Some people feel that the best way to deal with stress is to remove or to avoid stress.  That is impractical and impossible!  It is possible to reduce stress; however stress is a part of life... it certainly is a part of parenting!  Sometimes people deny stress and in doing so, load up on it only to explode later on... at family or somewhere else.  By being aware of how you function under stress of, you can begin to improve on how you deal with stress.  Again, this often takes you back to your family of origin.  It is in the family of origin that you begin to learn how to deal with stress, specifically how to deal with the stress of a being in that family... or neighborhood... or classroom or school.  Often, the survival mechanisms of childhood are carried forward into adulthood without any evolution or examination, whether or not they are necessary or appropriate vs. unnecessary and damaging to current survival.  The father described above, carried forth his denial and avoidance of expressing anger -- a basic survival mechanism from his family into his new relationship and new family even though it was unnecessary and actually dangerous and damaging to everyone.  When he became aware that his own feelings of anger and his own experiences of other people's anger triggered him in this manner, he could begin to plan alternatives and attempt to adjust how to respond to stress and triggers.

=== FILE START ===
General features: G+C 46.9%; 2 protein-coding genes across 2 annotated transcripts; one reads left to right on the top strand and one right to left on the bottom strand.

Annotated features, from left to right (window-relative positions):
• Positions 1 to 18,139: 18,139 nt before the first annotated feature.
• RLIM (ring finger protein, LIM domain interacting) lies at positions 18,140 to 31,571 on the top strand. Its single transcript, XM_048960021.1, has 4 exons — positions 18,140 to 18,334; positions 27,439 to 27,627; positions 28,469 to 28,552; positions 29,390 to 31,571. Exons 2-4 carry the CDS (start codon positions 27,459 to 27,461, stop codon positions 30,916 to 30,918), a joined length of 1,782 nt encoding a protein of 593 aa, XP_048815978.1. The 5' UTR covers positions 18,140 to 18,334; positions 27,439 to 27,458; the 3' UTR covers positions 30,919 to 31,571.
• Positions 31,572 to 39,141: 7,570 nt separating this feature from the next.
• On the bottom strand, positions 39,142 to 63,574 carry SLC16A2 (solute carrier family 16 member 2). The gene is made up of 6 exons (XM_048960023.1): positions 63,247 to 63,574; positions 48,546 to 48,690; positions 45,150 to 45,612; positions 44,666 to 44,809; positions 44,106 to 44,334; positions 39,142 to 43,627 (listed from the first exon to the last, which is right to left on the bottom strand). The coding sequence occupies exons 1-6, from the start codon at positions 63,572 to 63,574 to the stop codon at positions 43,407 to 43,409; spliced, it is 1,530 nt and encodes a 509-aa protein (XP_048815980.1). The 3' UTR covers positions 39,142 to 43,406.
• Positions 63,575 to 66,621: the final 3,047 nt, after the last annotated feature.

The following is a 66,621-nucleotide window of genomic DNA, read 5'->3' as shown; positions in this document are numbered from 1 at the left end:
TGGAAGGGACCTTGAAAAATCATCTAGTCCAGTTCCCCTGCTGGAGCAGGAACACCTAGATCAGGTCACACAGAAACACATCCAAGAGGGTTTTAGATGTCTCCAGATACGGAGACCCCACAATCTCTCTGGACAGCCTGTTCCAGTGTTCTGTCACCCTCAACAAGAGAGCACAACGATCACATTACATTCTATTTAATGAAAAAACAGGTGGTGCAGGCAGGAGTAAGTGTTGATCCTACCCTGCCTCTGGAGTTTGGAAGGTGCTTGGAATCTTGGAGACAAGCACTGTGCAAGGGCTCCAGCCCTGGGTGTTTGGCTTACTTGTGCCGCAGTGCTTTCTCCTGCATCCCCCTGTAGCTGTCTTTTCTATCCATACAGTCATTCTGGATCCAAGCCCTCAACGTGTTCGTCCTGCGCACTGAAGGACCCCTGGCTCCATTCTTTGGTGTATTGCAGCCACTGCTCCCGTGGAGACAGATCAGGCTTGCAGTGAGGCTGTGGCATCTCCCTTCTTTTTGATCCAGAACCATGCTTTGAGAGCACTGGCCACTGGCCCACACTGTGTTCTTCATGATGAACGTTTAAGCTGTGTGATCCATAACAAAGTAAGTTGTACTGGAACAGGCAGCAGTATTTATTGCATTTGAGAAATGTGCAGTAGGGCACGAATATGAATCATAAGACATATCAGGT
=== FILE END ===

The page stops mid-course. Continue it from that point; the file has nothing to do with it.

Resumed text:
Sometimes the communication that comes out of a parent is primarily that he or she is angry.  And that it is the child's fault.  And that the child must do something so that the parent is no longer angry.  The anger that occurs comes out of the frustration normally within the parents.  It may come from having held the anger or having held the frustration over a long period of time.   Anger can become counterproductive to the effectiveness of the discipline (or can be supportive- more later on this).  This is a functional perspective- not a moral perspective about anger.  What does anger contribute to the effectiveness of discipline?  Discipline is about teaching a child the important lessons of life.  Lessons need to be learned about what is appropriate behavior and inappropriate behavior, how to understand and interpret people, how one's actions have consequences upon other people and upon one's own future, and so forth.  While the anger in a parent when a child has messed up may be normal and appropriate, when it is too intense it will defeat the learning -- the acquisition of discipline that is intended.  When the anger is too intense it becomes terrifying to a child.  If nothing else, when the anger is too intense, it draws virtually the entire attention of the child to the anger -- and away from the lessons that are intended to be taught.